Which histologic findings are characteristic of bladder carcinoma in situ?

Updated: Apr 03, 2019
  • Author: E Jason Abel, MD; Chief Editor: Bradley Fields Schwartz, DO, FACS  more...
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Answer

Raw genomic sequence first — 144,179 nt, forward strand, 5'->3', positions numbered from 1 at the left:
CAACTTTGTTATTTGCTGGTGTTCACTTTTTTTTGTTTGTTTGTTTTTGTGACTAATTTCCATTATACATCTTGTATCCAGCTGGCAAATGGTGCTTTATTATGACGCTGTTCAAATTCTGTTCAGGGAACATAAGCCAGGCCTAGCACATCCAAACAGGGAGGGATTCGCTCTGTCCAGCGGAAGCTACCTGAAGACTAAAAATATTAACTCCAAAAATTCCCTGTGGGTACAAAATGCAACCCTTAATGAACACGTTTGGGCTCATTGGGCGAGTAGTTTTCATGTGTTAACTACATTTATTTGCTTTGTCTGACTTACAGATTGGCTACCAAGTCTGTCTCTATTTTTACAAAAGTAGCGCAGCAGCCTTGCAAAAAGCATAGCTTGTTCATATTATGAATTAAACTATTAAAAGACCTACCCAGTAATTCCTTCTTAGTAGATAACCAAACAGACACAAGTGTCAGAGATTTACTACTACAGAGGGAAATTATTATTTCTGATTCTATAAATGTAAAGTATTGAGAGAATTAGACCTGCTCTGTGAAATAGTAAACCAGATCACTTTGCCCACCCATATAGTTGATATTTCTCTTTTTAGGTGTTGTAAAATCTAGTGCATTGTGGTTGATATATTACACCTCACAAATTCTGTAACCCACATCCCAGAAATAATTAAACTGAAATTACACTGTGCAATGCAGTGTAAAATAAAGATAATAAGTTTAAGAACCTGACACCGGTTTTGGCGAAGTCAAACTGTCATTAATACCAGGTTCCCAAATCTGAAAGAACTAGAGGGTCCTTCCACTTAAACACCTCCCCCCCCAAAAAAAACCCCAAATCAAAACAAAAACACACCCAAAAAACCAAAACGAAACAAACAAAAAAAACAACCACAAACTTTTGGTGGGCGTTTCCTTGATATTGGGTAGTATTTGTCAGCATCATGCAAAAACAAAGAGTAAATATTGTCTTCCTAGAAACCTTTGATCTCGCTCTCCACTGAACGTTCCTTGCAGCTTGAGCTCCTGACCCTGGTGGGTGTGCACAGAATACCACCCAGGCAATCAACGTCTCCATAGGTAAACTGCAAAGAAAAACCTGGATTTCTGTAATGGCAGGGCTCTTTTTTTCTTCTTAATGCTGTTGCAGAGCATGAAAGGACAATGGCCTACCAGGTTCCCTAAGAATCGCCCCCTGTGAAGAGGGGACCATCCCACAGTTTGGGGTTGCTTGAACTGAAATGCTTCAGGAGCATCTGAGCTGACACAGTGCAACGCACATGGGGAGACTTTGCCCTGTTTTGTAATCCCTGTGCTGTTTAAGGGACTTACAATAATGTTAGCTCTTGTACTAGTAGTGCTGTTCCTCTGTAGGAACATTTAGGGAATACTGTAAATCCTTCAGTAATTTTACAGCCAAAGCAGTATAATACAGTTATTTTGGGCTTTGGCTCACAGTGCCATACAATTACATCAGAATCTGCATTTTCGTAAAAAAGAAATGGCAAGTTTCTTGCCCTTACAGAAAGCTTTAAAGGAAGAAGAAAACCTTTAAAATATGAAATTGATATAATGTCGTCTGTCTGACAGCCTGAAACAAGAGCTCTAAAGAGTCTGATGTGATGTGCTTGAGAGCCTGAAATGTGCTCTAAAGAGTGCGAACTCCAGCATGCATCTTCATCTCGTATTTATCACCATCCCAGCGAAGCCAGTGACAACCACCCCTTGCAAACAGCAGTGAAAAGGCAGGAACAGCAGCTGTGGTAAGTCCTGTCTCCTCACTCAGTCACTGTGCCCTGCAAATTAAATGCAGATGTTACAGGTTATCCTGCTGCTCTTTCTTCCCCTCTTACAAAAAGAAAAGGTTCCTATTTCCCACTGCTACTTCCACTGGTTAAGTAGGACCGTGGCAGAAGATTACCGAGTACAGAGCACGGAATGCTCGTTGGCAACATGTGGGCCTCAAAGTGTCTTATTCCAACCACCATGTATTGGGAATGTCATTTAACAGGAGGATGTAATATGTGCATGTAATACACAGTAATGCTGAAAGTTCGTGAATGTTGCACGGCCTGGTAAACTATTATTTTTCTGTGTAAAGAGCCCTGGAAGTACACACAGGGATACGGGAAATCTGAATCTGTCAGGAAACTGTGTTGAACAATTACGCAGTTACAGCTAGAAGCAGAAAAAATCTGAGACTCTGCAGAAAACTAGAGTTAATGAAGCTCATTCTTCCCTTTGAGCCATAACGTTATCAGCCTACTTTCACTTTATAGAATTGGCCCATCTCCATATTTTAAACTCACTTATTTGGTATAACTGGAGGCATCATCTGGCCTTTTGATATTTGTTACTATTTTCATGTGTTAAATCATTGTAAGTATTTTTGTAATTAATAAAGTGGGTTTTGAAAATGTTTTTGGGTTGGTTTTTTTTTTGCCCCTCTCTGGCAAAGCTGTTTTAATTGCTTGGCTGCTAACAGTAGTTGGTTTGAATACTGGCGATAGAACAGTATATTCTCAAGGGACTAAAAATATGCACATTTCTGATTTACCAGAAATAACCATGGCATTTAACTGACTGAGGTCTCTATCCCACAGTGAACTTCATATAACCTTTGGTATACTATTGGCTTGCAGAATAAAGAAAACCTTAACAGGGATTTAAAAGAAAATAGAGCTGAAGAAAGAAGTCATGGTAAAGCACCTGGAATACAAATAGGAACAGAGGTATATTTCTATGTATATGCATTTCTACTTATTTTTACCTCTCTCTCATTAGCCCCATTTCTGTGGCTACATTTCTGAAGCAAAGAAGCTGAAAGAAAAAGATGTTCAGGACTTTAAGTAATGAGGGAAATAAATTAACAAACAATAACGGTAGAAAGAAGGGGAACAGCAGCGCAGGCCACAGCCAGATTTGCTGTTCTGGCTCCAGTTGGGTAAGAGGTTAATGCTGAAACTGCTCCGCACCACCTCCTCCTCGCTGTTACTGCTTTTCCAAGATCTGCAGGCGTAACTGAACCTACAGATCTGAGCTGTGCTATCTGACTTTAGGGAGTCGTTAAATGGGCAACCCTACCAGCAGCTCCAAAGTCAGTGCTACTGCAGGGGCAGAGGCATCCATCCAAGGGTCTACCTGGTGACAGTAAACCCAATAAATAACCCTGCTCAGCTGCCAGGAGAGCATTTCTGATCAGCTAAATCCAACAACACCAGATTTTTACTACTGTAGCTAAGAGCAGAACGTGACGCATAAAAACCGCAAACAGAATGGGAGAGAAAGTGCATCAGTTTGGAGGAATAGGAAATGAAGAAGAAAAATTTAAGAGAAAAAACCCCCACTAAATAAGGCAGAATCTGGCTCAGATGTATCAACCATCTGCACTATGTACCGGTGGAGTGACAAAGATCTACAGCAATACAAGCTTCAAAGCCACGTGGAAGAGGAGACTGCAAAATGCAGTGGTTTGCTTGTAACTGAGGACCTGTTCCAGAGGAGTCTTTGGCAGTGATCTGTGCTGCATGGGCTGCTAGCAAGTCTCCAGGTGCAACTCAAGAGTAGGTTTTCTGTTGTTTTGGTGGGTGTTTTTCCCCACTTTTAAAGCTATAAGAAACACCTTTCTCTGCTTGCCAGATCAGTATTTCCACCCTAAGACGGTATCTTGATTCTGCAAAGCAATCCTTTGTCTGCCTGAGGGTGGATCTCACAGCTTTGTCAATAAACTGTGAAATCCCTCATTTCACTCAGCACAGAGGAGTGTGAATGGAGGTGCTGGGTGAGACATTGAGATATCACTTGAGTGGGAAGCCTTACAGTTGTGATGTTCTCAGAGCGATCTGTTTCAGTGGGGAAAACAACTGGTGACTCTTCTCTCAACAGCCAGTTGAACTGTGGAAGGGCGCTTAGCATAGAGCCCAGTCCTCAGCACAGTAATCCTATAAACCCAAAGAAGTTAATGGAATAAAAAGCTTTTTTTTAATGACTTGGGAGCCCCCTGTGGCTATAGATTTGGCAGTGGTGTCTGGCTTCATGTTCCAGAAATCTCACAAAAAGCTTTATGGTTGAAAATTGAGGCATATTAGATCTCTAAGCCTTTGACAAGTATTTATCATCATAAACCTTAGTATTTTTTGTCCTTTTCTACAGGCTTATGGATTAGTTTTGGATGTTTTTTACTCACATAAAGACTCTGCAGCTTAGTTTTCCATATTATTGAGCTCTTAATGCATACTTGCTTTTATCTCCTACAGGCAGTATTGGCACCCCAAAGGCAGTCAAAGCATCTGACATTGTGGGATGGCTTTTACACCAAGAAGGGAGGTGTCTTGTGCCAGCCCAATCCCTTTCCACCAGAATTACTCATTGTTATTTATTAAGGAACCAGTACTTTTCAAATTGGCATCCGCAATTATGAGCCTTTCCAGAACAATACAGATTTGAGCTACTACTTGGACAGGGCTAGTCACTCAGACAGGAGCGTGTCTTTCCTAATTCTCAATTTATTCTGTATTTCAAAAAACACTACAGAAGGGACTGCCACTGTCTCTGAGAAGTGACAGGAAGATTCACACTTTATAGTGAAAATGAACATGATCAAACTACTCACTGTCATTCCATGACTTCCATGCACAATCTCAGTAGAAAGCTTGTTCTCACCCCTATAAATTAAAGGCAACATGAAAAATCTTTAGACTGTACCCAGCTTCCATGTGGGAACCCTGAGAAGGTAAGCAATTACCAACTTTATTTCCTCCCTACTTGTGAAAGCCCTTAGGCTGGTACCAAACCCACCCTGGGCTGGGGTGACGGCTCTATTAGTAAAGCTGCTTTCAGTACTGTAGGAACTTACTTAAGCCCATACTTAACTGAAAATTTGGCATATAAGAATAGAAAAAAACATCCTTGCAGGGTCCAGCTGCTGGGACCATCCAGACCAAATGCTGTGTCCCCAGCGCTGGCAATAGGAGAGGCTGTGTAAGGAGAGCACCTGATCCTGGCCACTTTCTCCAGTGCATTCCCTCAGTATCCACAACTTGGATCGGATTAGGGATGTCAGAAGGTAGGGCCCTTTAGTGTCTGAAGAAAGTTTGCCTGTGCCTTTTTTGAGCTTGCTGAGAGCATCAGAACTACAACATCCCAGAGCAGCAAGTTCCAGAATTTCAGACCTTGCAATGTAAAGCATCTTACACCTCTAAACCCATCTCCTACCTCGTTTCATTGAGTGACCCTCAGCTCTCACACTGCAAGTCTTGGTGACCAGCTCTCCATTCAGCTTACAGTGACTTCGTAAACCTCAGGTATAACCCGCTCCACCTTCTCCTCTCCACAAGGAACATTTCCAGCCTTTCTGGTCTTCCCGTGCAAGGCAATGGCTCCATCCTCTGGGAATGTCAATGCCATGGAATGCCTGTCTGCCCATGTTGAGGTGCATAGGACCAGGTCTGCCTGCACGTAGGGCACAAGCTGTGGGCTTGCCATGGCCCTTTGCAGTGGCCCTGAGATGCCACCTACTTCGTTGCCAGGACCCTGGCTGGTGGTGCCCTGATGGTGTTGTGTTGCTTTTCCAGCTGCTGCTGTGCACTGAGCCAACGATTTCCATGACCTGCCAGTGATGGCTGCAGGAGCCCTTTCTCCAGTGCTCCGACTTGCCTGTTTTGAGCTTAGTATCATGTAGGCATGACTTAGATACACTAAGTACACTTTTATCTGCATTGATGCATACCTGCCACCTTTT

Carcinoma in situ consists of poorly differentiated transitional cell carcinoma cells confined to the urothelium. Carcinoma in situ may be papillary or flat in architecture. These cells demonstrate poor intercellular cohesiveness; thus, urine cytopathology is a very sensitive test. Carcinoma in situ may be present in more than 25% of patients with high-grade superficial tumors and, thus, can exist concurrently with cancer found elsewhere in the bladder. When found, partial cystectomy is contraindicated.


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